In this video, the professor describes an algorithm that can be used to find the minimum value of the cost function for linear regression. Here, the cost function is $f$, the gradient is $g_k$ where $k$ is the $kth$ step of the algorithm, $\theta$ is the parameters we want to find to optimize the problem, $d_k$ is the value used to update $\theta$. Here is a screenshot of the slide for reference: Feel free to scroll down near the end for a slide describing what the Newton's algorithm is doing in more detail.

My confusion comes from line 6 of the algorithm, the one about the line search. From my understanding of his explanation, the idea is that you increase the value of $\eta_k$ and each time you increase it, you compute your cost function $f$. The moment you get to the minimum, you stop and you use that $\eta_k$. I think this $\eta_k$ is essentially the learning rate you need to immediately go to the minimum.

But then if that is the case, why would you need any iterations? Wouldn't the linear search mean that after one step of the algorithm you're at the minimum?

Second Question

I have another question that I would love to have answered if possible. So in the previous slide, the professor shows that for the newton's algorithm for linear regression, the $\theta$ after one step is equal to the solution you get from the method of least squares in matrix form. In other words, he says that you only need one step of the algorithm to get the optimal $\theta$. If this is the case, what is the point of showing us the iterative algorithm in the slide above? Is it because the matrix inverse is computationally expensive? The relevant slide for this question is below: And for those who are interested in what the Newton's algorithm is: • The short answer to your first question is that the minimum found in the line search is not the global minimum sought by the overall algorithm, but rather the restricted minimum on the one-dimensional line chosen for this subsearch. If it isn't clear, I'll elaborate. – hardmath Jun 9 '16 at 11:26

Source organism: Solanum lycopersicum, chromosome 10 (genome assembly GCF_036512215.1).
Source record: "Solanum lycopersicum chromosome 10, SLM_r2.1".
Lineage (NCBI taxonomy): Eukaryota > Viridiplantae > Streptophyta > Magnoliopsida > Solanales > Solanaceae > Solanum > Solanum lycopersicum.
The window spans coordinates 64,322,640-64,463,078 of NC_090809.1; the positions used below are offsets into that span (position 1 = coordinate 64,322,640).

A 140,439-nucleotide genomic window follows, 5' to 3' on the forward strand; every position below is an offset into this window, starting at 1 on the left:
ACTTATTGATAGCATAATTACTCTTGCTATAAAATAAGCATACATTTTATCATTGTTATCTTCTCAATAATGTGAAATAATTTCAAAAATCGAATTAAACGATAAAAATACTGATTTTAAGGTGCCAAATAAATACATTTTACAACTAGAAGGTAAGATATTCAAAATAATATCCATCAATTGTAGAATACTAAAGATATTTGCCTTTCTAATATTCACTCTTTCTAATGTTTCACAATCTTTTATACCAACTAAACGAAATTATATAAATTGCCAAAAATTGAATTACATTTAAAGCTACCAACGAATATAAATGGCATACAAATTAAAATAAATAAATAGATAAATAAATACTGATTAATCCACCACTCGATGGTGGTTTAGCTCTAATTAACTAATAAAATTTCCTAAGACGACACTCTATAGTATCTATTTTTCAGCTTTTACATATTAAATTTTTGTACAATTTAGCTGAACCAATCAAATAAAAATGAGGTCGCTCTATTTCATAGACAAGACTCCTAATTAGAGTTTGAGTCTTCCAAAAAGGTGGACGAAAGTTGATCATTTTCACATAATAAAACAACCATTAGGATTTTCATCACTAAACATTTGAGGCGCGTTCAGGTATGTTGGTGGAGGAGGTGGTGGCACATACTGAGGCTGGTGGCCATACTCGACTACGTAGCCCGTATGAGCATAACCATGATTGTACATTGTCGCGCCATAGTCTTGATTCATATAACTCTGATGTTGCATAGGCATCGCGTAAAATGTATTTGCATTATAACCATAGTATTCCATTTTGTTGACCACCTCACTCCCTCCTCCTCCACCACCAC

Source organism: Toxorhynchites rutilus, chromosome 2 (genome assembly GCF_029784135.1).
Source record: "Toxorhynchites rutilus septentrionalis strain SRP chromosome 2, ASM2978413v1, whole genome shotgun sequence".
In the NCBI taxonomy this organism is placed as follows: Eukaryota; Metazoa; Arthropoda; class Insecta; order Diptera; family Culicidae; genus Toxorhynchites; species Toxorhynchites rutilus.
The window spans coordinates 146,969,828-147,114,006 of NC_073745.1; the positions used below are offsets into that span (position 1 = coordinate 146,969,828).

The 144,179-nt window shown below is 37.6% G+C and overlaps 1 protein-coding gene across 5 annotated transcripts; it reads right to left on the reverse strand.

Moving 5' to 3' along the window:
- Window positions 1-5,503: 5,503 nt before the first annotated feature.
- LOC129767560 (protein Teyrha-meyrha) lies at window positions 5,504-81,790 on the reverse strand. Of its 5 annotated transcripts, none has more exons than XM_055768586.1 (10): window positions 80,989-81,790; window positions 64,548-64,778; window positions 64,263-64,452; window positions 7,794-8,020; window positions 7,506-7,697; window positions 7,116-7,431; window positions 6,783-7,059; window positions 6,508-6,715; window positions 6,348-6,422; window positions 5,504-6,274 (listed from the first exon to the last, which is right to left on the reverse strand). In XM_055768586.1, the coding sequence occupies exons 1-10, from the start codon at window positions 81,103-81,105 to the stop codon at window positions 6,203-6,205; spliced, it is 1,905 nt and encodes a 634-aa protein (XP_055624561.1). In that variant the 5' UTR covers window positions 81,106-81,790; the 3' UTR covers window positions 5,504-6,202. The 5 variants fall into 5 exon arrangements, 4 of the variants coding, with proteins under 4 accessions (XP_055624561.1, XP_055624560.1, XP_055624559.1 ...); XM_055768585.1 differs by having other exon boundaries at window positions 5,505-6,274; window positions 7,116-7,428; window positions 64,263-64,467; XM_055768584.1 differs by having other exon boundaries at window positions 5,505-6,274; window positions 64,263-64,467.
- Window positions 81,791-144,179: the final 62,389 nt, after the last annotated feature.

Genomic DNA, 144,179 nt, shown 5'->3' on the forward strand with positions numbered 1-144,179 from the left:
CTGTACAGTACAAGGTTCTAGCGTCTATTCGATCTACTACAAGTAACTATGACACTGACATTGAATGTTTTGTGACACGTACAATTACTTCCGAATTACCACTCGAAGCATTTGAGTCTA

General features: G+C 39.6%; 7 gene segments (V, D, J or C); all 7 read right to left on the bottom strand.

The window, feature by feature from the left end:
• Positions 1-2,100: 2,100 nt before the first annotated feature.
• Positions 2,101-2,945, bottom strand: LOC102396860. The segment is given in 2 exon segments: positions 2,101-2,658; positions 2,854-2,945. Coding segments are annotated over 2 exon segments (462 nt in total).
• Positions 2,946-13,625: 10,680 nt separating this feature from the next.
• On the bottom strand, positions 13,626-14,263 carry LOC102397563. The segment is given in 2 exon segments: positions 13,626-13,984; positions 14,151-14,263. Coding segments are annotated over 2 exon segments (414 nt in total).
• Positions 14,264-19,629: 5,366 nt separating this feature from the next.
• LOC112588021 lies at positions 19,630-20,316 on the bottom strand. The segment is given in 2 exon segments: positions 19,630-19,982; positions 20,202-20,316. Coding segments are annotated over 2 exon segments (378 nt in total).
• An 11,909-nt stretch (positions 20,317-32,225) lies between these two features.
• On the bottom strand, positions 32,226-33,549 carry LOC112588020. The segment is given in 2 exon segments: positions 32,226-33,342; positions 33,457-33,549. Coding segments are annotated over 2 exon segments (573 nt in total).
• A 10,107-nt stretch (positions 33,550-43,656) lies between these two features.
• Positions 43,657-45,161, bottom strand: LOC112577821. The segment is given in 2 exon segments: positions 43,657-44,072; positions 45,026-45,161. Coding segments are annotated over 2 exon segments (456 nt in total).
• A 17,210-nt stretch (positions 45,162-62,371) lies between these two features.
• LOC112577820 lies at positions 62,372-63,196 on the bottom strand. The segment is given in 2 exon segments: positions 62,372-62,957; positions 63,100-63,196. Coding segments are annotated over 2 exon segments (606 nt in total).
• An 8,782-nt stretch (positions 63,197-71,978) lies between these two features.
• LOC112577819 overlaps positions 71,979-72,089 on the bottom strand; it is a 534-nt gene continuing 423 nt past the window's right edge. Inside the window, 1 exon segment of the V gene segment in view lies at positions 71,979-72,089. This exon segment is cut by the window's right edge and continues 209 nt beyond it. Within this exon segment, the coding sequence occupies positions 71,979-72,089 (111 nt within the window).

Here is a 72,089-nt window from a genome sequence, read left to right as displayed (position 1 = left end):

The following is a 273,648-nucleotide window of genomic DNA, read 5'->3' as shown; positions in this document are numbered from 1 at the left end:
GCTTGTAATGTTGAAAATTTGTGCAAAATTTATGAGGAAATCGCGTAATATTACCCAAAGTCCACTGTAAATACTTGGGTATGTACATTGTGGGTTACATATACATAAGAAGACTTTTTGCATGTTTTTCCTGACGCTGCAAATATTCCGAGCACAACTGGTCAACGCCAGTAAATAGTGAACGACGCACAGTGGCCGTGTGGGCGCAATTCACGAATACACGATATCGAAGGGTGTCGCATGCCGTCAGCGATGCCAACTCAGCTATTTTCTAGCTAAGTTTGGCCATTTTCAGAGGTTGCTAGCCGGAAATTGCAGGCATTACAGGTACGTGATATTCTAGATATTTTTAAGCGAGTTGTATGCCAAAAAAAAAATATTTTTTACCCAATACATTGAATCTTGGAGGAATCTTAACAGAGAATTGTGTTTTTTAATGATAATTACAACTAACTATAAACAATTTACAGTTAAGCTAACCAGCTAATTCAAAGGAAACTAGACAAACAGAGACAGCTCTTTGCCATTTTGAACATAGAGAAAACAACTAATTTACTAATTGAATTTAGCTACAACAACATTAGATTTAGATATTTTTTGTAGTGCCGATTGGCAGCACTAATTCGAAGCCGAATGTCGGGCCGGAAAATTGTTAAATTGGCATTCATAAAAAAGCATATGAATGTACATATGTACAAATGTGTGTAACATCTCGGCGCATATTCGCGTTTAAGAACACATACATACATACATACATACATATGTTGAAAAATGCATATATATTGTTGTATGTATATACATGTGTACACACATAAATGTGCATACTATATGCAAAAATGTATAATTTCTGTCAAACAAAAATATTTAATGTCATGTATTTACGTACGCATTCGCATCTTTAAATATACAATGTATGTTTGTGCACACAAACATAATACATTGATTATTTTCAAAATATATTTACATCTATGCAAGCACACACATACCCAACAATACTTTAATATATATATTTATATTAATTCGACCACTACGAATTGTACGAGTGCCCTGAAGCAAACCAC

• I thought about it for a bit and drew a picture. Is this what what you mean - i.imgur.com/OIBBqvm.jpg? – Zoom Bee Jun 9 '16 at 17:55
• Yes, that is the idea, assuming the closed contours are "level curves" of the objective function. In one dimension the search for a minimum (at least for local minimums of smooth functions) can be done pretty fast; the methods of root-finding have counterparts in locating minima as zeros of derivatives. – hardmath Jun 9 '16 at 19:16
• One more question (pretty much my second question in this post), if we can just solve for the parameters using the least squares solution in matrix form with one step (i.stack.imgur.com/arz5W.png), then why do we even need an iterative algorithmic approach? That is, why do we need gradient descent? – Zoom Bee Jun 9 '16 at 22:24
• I'll be happy to give a detailed Answer, because experience has shown that even more sophisticated algorithms are needed. Gradient descent is kind of the naive strategy, so a good understanding of it is the basis for practical optimization. – hardmath Jun 9 '16 at 23:28

For answering your second question: Using the squared error in the linear regression, we have the analytical solution for the problem y=wX (with w being our parameters we want to find) as w*=(X'X)^{-1} X'y (with X' being the transpose of X). It is the exact same solution you get if you use the iterative algorithm after one step (see e.g Bishop's Pattern recognition and machine learning), since the Hessian is constant.